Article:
The cast of Porn.Cake | Griffin Theatre

Let them eat cake, said Marie Antoinette, supposedly, in one phrase betraying her remoteness from her subjects. Or, if you want to be a stickler, “Qu’ils mangent de la brioche”. OK, so the attribution may be as apocryphal as the exodus, but it seems, even way back when, confectionery was liable to sublimate more substantial aspirations.

The characters in Vanessa Bates’ latest pay for Griffin Theatre might’ve just as well have stuffed their faces with cake and spared us the dialogue altogether, for all the good it did, insofar as exposition is concerned. Bates’ play is symptomatic of a trend, thankfully not so very widespread as yet, that would purport clipped phrases, unfinished thoughts and sentences, et al, are enough. Enough for the intelligentsia, or those who would sel-appoint themselves as such, to intone, with a knowing superiority’s, ‘I see where she’s going with this’.

I mean, sure, I’m all for flattering the intelligence of the audience, by leaving a few blanks to fill and dots to join. But when we go ’round and ’round the mulberry bush, in a series of groundhog day vignettes involving two (apparently) middle-class couples bored to the back teeth with their lot, and reach the point where the exchanges are as banal as “am I attractive?”, to which the barbed, baited reply (albeit subsconciously so) is “sure, you’re still attractive”, I’m not sure there’s much point in it all. I mean, yes, middle-class conversations and lifestyles can be and are banal, but we know that. Couples in long-term relationships struggle to maintain affection, lust and respect for each other. We know that. The point is, I didn’t get anything new out of this play. No insights,let alone surprises or revelations.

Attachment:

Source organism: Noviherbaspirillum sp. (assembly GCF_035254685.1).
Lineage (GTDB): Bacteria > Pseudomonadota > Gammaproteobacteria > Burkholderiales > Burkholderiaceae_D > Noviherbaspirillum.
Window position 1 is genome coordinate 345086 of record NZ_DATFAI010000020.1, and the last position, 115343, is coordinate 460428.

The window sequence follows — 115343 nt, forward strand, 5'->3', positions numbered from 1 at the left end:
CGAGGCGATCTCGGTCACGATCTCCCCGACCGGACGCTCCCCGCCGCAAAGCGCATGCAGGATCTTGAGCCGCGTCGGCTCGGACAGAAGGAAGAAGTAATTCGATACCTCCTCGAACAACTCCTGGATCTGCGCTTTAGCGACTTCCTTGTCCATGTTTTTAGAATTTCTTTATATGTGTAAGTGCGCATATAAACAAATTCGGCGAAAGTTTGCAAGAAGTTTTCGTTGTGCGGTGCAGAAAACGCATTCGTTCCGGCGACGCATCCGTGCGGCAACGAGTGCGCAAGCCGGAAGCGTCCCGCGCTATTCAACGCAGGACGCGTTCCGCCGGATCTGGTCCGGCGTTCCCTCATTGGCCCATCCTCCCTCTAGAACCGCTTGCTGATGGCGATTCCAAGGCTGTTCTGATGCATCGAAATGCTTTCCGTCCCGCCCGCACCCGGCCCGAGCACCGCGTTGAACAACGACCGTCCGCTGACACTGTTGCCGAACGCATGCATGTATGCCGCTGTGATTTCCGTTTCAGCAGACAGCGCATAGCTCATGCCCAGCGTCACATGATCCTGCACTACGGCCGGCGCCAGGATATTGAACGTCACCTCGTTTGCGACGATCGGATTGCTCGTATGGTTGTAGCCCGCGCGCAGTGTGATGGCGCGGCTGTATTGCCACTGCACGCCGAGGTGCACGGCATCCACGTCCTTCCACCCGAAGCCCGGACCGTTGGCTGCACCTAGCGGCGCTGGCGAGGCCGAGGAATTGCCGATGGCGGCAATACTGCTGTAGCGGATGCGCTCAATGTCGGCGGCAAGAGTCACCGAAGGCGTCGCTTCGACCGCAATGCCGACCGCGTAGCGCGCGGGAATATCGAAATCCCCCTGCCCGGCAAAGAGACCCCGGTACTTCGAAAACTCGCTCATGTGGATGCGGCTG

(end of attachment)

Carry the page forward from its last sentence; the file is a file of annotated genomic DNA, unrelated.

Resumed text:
Yes, but it’s told in a new way, you say. Well, yes. A lot of cakes were harmed in the making of this play. And, yes, I do like the big, bold, graphic idea of people hungering for more (more affection, love, sex, respect, meaning, fulfilment, and so on) voraciously, even obscenely devouring cakes as a substitute. And the audio links, between scenes, which steal saucy excerpts from Jamie and Nigella’s television programmes. But what is there, beyond that? We descend into a spiral, a daisy-chain, of almost meaningless phrases: “cake is the new porn”; “love is the new Google”; “confusion is the new love”. Need I go on?